She paces around the kitchen, listening to the grating ringback tone that her daughter has never bothered to get rid of. The sky outside her window vacillates between stark rays of sunshine and the thick, graying, marshmallow fluff of storm clouds. It’s six thirty PM, and Margaret is running late. A pot of bolognese rests on the stovetop, wasting her gas bill to keep warm so long after being finished.
“Erin,” Margaret says, answering the phone sarcastically.
She sighs, adding another dash of salt to the sauce she’d spent hours perfecting, “Must you call me that? Why not mother? Or better yet, mom?”
“Because mothers show their children affection,” Margaret spits, “You’ve never shown me more than your checkbook.”
Even with the sound of the car’s open windows screaming in the background, she can tell her daughter is chewing gum. There’s a stinging sensation on the back of her neck that she’s always associated with Margaret eating. A blinding rage. It takes everything in Erin’s power not to ask her to spit it out.
“And a happy birthday to you too, my dear,” Erin says through gritted teeth. She burns her arm on the burbling pot, cursing under her breath, and asks, “When can I expect you this evening?”
“Oh yeah, I forgot to tell you,” Margaret starts.
“No, you can’t do this to me. Not today.”
“I’m not going to make it tonight, Cindy is taking me out for tapas,” Margaret says, turning the radio in the background up. Soft pop music plays, more bearable than the trash she listened to as a teenager, but certainly not helpful right now, as they talk on the phone.
“We made these plans weeks ago,” Erin groans, “You were supposed to meet Glenn.”
“I know, but I’ve never spent my birthday with her and I promised. I’ll meet him next time, I swear,” Margaret finishes. She chooses not to correct Margaret’s thousandth misgendering of her partner. This wasn’t the time for that.
“Listen, Erin, I’ve got to go. I’m at the restaurant and I’m running late.”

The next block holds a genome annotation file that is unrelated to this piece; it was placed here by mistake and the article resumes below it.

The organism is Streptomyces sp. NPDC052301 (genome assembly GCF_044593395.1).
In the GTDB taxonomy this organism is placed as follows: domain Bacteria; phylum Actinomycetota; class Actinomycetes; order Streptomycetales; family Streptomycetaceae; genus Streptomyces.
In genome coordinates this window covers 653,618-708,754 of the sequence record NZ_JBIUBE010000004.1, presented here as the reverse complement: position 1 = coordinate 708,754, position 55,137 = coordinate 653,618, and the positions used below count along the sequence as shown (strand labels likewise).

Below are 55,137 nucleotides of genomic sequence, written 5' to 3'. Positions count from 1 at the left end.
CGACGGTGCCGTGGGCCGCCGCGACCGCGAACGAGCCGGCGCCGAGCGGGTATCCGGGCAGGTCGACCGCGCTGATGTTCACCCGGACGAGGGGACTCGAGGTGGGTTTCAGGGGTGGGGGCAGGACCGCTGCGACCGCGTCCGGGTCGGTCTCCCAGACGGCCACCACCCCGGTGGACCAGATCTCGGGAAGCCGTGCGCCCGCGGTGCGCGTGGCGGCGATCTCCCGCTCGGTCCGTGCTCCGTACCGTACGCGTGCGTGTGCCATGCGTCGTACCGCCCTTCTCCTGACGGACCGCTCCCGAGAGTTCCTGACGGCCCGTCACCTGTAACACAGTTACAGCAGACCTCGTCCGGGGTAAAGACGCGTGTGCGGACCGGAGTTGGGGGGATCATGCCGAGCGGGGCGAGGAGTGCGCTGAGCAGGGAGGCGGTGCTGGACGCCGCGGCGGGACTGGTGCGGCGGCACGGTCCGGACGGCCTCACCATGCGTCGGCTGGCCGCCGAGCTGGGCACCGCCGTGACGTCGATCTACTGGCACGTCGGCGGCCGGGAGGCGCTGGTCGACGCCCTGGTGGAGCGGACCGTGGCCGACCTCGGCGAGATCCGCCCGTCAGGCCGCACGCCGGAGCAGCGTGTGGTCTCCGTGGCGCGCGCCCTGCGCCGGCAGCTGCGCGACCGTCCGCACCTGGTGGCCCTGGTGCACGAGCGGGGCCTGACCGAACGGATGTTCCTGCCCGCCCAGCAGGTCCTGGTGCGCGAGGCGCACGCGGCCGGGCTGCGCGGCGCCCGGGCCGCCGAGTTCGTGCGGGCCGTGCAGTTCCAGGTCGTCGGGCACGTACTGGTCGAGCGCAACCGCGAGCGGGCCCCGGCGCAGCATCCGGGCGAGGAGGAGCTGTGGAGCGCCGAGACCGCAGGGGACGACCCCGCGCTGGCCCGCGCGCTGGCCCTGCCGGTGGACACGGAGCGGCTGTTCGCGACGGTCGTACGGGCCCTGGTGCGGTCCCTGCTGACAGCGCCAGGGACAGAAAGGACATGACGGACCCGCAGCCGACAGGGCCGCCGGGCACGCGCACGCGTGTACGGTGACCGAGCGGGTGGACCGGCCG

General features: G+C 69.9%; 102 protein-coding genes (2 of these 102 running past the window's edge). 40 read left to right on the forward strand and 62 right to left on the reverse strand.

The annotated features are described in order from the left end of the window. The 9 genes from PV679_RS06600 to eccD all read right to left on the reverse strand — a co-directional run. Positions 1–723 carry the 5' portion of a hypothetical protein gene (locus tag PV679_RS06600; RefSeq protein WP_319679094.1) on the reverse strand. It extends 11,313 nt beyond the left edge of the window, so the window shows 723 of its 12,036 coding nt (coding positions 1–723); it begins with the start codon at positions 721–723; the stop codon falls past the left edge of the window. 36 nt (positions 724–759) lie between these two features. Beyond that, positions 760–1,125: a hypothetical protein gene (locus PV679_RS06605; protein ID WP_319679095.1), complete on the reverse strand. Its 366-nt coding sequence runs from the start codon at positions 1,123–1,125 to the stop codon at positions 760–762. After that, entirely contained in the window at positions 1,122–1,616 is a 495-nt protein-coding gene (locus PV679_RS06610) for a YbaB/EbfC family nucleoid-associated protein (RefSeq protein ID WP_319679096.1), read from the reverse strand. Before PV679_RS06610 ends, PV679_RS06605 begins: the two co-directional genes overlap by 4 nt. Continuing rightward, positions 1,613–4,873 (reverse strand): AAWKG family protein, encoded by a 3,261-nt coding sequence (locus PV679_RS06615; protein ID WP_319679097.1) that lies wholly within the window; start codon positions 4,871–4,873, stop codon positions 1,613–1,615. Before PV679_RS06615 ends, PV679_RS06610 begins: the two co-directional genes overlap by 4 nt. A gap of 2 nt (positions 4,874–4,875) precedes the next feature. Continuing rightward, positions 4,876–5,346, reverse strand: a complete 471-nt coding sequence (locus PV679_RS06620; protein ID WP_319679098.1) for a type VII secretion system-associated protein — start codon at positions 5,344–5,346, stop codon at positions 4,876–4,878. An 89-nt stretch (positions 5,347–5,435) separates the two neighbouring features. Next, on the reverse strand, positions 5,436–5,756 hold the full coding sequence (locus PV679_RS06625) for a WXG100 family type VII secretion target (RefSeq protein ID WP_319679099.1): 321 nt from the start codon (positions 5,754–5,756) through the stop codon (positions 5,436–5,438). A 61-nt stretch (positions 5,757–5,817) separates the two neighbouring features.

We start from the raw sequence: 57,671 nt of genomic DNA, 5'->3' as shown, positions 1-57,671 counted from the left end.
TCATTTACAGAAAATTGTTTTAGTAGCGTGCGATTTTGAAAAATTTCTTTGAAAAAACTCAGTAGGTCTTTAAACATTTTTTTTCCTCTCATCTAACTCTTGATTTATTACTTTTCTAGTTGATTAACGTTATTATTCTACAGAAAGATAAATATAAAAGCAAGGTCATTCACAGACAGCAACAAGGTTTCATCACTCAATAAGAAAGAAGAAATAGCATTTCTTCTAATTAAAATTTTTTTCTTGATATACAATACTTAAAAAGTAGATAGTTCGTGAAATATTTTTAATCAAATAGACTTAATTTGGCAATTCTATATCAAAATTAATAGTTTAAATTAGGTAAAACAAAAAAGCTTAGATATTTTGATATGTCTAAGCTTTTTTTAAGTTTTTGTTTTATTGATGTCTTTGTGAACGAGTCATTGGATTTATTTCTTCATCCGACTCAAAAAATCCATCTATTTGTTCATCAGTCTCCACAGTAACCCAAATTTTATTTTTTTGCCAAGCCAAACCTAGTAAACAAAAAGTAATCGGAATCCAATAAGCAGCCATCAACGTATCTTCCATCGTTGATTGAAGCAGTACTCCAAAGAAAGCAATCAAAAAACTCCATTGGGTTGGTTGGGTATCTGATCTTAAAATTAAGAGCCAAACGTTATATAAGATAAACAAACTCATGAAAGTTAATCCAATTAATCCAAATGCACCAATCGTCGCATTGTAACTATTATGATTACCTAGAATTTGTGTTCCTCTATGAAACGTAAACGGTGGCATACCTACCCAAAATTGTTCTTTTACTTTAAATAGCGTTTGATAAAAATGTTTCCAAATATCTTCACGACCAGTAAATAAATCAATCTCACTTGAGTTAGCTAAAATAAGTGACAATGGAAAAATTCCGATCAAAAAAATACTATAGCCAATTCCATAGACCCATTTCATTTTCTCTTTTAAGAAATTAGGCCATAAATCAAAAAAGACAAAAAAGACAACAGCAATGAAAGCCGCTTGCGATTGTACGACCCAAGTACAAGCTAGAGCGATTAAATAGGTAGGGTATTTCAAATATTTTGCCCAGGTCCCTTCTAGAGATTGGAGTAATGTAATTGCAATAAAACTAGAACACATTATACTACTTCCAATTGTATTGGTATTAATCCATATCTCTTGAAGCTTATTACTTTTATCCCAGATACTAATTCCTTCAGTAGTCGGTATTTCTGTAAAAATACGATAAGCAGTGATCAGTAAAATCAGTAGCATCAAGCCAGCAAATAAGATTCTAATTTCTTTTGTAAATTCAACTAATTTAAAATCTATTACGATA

“And happy birthday to you too.”
The line goes dead and Erin can’t contain herself. She grasps the pot of bolognese from the stove, bare handed, and dumps it onto the other dirty dishes in the sink. She lifts the cheap Home Goods vase Margaret gifted her last year, on their shared day, and smashes it into the ground. She collapses, sobbing softly among the shards.
There’s a rustling in the other room as Glenn bursts through the door to the kitchen. When they arrive, Erin’s sitting on the linoleum with tears streaming down her face. She reaches up into the junk drawer, rustling around for her pack of emergency cigarettes and a lighter. Glenn nods silently, retrieves the broom and dustpan, and sweeps up the broken teal remains.
“Cindy?” Glenn asks as Erin lights herself the last bogey in her crumpled pack. It's stale. She quit a year ago.
“That bitch. What does she have that I didn’t provide?” Erin scowls, inhaling deeply, “Tell me that one thing.”
Glenn sighs, joining Erin on the floor and rubbing her back with one hand and wiping tears from her reddened cheek with the other. Their skin is softer than one would expect from an iron worker, and their touch can, for a moment, calm her rage. A thunderclap soars outside as the sun peaks through, one final time, and transforms into torrents of rain.
“Blood, honey,” Glenn coos, “That’s it. Just blood.”